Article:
The world hasn't witnessed a celebration so unconvincing since George Bush flashed his dopey grin under a "Mission Accomplished" banner.
This week, Amnesty International pulled the NGO communications department equivalent of half-heartedly blowing a sparkly noisemaker when Afghan President Karzai announced that he would - after careful thought, consideration, and many, many outraged messages from international organizations - graciously allow Afghan women to continue testifying against male relatives who raped or violently abused them. Yay! "Success!" read Amnesty's poster that tried (unsuccessfully) to appear excited.
Unlike Bush, women's rights defenders in Afghanistan have a lot to be proud of. They also have a lot to fear. Celebrating the fact that women's rights haven't been completely annihilated in the country is sort of like celebrating the fact that the lion growling at the base of the tree you're hiding in hasn't eaten you. You're happy, but only in the it's-really-nice-that-I'm-not-dead-yet kind of way. Women's legal rights in Afghanistan aren't dead yet - but they are in danger. The justice system isn't supported by widespread recognition of women's rights, so Afghan judges and prosecutors are ignoring laws designed to protect women from violence, and Afghan legislators are proposing laws designed to inflict violence upon women. This week a Pentagon-sponsored review predicted that as troops withdraw, the Taliban will surge, endangering women even more.
Women's lives were ghastly, of course, under five years of Taliban rule, and the grim fact of their lives' ghastliness, of course, provided a convenient secondary justification for anyone wanting to invade Afghanistan after September 2001. The world suddenly learned - or suddenly cared - that Afghan women couldn't independently leave their houses. That they couldn't work outside their houses. That they couldn't step onto the balconies of their houses. That they couldn't even look through the windows of their houses. So we promised to let Afghan women out of their houses.
The early days of Women's Lib 2.0 in Afghanistan were heady ones. Girls entered schools. Women entered parliament. Local Afghan women's organizations worked alongside international organizations to enshrine women's rights in the 2004 constitution and advocate for the 2009 Elimination of Violence Against Women law. But female school enrolment stalled below 50 per cent and political quotas have been lowered. Moreover, women's legal rights - to a fair trial, to see their rapists and abusers prosecuted, to not be prosecuted themselves for doing things they're entitled to do (like escaping an abuser) or for things that someone did to them (like raping them) - have been rolling down the slope of an uphill battle.
The legal structures supporting women's rights in Afghanistan have been built over the past decade on unsteady sand, vulnerable to judges, prosecutors and police officers who don't want to work within them and legislators who want to axe them. Building a stronger socio-political foundation for women's rights takes a combination of time, security, education, proper coordination among and monitoring and evaluation of local and international NGOs, and even a sympathetic pop culture: a recent Foreign Affairs article made the not-entirely-ridiculous claim that television crime dramas in Afghanistan are as important as legal training. The foundation for women's legal rights isn't strong enough. Overwhelmingly, men aren't going to prison for crimes against women; women are going to prison for men's crimes against them.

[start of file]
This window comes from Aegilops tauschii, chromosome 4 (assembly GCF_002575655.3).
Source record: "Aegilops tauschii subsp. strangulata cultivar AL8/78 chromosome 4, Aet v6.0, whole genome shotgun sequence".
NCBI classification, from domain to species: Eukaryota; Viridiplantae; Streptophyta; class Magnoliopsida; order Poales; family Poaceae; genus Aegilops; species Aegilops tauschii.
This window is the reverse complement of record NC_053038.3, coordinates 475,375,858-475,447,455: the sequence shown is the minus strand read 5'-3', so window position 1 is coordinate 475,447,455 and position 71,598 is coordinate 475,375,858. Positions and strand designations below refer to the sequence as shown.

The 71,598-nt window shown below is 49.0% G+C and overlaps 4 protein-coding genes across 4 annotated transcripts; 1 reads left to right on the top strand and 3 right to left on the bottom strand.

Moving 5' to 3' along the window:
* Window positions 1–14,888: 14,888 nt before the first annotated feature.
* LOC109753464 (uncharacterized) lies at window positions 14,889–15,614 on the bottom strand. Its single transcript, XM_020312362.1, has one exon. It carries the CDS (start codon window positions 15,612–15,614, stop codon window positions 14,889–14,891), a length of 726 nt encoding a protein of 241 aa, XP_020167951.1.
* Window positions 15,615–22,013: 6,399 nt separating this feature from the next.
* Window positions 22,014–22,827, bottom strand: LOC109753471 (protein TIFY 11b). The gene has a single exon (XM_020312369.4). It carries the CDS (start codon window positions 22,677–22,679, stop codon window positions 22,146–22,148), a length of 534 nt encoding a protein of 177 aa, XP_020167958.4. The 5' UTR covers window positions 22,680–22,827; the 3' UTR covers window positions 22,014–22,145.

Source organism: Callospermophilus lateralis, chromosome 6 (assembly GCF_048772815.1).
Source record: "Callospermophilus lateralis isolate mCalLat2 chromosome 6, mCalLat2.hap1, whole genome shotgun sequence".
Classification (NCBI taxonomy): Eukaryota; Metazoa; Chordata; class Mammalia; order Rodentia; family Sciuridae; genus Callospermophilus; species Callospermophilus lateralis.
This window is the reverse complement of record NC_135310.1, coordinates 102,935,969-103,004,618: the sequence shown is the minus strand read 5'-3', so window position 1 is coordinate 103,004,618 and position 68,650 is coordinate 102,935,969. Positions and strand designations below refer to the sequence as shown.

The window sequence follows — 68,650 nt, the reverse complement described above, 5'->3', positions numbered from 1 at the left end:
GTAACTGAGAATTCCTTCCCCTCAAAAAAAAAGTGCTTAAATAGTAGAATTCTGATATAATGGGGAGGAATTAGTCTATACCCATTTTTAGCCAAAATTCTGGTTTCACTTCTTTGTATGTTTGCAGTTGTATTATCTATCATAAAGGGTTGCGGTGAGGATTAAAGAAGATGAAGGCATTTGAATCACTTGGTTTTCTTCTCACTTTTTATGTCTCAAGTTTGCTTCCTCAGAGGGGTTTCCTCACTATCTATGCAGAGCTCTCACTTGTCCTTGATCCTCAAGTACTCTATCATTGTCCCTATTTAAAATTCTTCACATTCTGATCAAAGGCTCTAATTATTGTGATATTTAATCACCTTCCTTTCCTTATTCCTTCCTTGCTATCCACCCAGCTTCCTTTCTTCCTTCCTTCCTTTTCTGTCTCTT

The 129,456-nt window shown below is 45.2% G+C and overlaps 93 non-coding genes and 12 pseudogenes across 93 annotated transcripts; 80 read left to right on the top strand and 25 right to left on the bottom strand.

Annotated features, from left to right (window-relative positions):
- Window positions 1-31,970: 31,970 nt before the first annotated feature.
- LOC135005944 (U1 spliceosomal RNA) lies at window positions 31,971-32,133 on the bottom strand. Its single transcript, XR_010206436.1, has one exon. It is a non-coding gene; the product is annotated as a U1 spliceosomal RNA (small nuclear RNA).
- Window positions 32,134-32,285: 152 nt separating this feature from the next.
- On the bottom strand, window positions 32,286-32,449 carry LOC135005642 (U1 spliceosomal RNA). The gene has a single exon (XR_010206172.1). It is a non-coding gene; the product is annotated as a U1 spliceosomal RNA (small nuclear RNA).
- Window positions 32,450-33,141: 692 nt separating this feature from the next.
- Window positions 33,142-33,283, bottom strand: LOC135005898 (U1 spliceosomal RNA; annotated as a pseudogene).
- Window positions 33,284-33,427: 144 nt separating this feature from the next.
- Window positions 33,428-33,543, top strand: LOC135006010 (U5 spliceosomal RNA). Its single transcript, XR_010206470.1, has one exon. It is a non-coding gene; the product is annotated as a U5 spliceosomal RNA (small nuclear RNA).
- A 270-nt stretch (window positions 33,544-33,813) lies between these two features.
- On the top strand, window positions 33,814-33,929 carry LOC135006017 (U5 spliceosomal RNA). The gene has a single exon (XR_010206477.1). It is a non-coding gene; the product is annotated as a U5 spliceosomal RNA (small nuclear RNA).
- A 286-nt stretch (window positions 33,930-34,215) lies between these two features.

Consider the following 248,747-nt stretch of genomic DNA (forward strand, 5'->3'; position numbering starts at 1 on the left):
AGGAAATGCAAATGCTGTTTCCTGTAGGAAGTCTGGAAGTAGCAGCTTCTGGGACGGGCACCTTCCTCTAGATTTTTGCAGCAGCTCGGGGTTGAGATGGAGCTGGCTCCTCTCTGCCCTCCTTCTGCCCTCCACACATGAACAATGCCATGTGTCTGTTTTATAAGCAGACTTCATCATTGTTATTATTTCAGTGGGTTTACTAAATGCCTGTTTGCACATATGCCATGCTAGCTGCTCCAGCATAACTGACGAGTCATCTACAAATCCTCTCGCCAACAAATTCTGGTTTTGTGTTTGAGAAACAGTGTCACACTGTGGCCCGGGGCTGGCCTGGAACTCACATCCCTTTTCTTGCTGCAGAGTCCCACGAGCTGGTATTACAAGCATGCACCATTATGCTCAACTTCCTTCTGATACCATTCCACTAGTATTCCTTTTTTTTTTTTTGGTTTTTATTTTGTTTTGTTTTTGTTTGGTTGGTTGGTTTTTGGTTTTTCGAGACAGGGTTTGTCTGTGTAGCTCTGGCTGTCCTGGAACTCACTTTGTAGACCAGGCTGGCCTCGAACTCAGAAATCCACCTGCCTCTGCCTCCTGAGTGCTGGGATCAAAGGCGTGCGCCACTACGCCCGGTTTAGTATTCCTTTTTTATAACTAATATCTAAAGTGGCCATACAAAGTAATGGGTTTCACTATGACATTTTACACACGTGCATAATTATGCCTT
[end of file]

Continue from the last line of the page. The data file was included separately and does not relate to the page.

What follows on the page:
Most incarcerated women and girls commit "moral crimes:" running away from home or being accused of sex outside of marriage. A 2012 Human Rights Watch report found that a woman usually runs because her husband - often one she was forced to marry - beats her; a girl, because her family is forcing her to marry, or beats her. If a male relative or friend helps her escape, she'll be accused of having sex with him. Accusations mean convictions: many women sign confessions to having committed "moral crimes" on documents they can't read. Once incarcerated, many don't want to leave the jails they should never have been thrown into. One, featured in the recent documentary No Burkas Behind Bars, felt freer in prison than in her home, where she knew she would be beaten and thought she might be killed.
Meanwhile, men rape and abuse with impunity. Reports of violence against women and girls increased by 28 per cent in 2013 - and also in brutality - but prosecutions hardly budged. Most rape victims are imprisoned for unmarried sex. Most male abusers are released. Sending male attackers to prison or avoiding it themselves may be the least of women's worries. The justice minister - a conservative, if we're being polite - recently oversaw drafting of Taliban-esque adultery legislation. If lovers were unmarried, they'd be flogged; if married to other people, they'd be stoned to death. Karzai stepped in - again, after international outrage - but he won't be around for much longer.
Nor will many troops, especially if Karzai's successor doesn't sign a security agreement with the U.S. Rights groups fear that as troops leave, the legal structures women raised will sink into a socio-political foundation that hasn't solidified enough to support them yet, and there won't even be hollow victories to celebrate. There won't be many victories at all.